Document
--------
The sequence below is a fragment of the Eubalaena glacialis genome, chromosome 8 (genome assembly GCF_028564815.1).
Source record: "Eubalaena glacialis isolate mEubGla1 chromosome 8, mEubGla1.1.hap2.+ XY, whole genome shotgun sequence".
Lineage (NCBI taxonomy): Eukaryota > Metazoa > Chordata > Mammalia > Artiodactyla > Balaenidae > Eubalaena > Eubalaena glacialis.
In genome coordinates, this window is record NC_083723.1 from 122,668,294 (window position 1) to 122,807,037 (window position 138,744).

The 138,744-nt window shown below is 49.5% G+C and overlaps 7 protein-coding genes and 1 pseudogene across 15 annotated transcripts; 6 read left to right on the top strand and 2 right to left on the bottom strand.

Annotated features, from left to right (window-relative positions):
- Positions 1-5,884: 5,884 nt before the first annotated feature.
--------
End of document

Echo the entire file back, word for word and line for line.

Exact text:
The sequence below is a fragment of the Eubalaena glacialis genome, chromosome 8 (genome assembly GCF_028564815.1).
Source record: "Eubalaena glacialis isolate mEubGla1 chromosome 8, mEubGla1.1.hap2.+ XY, whole genome shotgun sequence".
Lineage (NCBI taxonomy): Eukaryota > Metazoa > Chordata > Mammalia > Artiodactyla > Balaenidae > Eubalaena > Eubalaena glacialis.
In genome coordinates, this window is record NC_083723.1 from 122,668,294 (window position 1) to 122,807,037 (window position 138,744).

The 138,744-nt window shown below is 49.5% G+C and overlaps 7 protein-coding genes and 1 pseudogene across 15 annotated transcripts; 6 read left to right on the top strand and 2 right to left on the bottom strand.

Annotated features, from left to right (window-relative positions):
- Positions 1-5,884: 5,884 nt before the first annotated feature.